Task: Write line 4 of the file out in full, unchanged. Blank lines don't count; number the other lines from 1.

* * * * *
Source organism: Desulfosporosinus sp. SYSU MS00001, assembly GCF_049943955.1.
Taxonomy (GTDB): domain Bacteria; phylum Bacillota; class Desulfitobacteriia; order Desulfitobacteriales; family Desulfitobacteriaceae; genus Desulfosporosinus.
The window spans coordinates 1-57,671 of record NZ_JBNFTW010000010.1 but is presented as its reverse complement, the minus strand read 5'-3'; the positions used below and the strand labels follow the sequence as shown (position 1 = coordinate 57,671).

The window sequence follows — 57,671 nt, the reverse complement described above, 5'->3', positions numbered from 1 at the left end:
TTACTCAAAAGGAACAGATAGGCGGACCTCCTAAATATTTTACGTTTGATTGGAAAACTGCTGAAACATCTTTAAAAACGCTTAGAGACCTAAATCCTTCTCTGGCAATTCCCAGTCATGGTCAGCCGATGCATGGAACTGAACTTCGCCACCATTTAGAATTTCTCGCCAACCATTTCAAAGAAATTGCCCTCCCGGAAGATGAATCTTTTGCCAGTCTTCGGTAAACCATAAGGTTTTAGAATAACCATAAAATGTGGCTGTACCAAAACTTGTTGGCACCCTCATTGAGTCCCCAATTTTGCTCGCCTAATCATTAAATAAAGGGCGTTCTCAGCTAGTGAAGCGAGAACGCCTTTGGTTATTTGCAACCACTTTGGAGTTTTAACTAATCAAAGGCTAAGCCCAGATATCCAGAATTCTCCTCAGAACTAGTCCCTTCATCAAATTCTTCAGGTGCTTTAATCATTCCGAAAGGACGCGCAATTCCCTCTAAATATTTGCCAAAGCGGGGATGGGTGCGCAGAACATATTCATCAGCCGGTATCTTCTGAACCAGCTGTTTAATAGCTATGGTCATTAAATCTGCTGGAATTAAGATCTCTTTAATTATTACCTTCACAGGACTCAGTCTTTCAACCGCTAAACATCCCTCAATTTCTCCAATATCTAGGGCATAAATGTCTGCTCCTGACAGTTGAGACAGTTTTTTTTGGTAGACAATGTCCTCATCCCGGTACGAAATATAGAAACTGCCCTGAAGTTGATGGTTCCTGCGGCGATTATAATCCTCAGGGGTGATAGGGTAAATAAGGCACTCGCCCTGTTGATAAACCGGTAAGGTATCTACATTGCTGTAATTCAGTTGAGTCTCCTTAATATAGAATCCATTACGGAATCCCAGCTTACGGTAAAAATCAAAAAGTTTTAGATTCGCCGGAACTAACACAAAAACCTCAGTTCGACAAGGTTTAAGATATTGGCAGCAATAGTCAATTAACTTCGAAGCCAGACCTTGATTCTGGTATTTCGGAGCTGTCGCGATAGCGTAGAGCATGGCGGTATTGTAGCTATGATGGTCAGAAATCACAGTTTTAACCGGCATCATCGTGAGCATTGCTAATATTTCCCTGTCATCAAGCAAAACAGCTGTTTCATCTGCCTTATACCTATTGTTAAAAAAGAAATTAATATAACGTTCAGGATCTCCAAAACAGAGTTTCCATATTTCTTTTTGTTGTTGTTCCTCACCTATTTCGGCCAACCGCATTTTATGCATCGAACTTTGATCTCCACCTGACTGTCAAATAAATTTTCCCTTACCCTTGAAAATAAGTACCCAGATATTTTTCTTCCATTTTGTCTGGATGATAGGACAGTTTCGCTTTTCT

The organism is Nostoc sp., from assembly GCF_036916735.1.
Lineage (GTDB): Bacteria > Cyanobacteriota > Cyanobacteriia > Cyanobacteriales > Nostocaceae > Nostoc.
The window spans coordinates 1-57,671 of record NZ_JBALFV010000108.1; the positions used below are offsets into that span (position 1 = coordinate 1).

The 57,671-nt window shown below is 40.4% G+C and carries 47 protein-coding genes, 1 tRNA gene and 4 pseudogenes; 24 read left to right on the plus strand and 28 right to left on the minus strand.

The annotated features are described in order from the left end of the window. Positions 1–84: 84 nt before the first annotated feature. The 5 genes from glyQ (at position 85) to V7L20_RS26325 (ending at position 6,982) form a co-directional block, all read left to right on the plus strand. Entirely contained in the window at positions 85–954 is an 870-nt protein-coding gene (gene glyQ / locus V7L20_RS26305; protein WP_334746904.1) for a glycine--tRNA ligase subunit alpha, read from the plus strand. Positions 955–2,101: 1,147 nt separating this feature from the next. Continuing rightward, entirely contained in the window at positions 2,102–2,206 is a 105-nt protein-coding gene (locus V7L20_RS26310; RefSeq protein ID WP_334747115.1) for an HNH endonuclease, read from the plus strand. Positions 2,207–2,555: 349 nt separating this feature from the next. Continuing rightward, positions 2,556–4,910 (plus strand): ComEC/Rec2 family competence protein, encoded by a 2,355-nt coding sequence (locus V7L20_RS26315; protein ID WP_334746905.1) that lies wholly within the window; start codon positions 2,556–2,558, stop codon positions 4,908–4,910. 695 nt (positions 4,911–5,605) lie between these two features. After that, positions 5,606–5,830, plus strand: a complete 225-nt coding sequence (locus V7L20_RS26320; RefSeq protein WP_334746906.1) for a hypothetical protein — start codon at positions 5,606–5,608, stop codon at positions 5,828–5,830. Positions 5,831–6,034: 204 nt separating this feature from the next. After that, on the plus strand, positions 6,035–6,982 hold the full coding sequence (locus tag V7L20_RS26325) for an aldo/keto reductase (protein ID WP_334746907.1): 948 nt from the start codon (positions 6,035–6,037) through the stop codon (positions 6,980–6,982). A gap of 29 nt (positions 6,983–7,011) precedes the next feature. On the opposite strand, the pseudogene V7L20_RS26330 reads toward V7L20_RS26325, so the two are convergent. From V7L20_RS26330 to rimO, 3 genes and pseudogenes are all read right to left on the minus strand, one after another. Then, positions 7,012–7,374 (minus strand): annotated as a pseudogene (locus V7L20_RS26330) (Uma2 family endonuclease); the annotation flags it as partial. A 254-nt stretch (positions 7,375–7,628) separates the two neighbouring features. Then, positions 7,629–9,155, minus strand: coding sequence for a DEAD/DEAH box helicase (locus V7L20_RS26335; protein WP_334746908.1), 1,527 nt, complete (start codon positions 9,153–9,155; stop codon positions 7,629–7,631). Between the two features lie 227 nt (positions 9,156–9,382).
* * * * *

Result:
The window sequence follows — 57,671 nt, the reverse complement described above, 5'->3', positions numbered from 1 at the left end: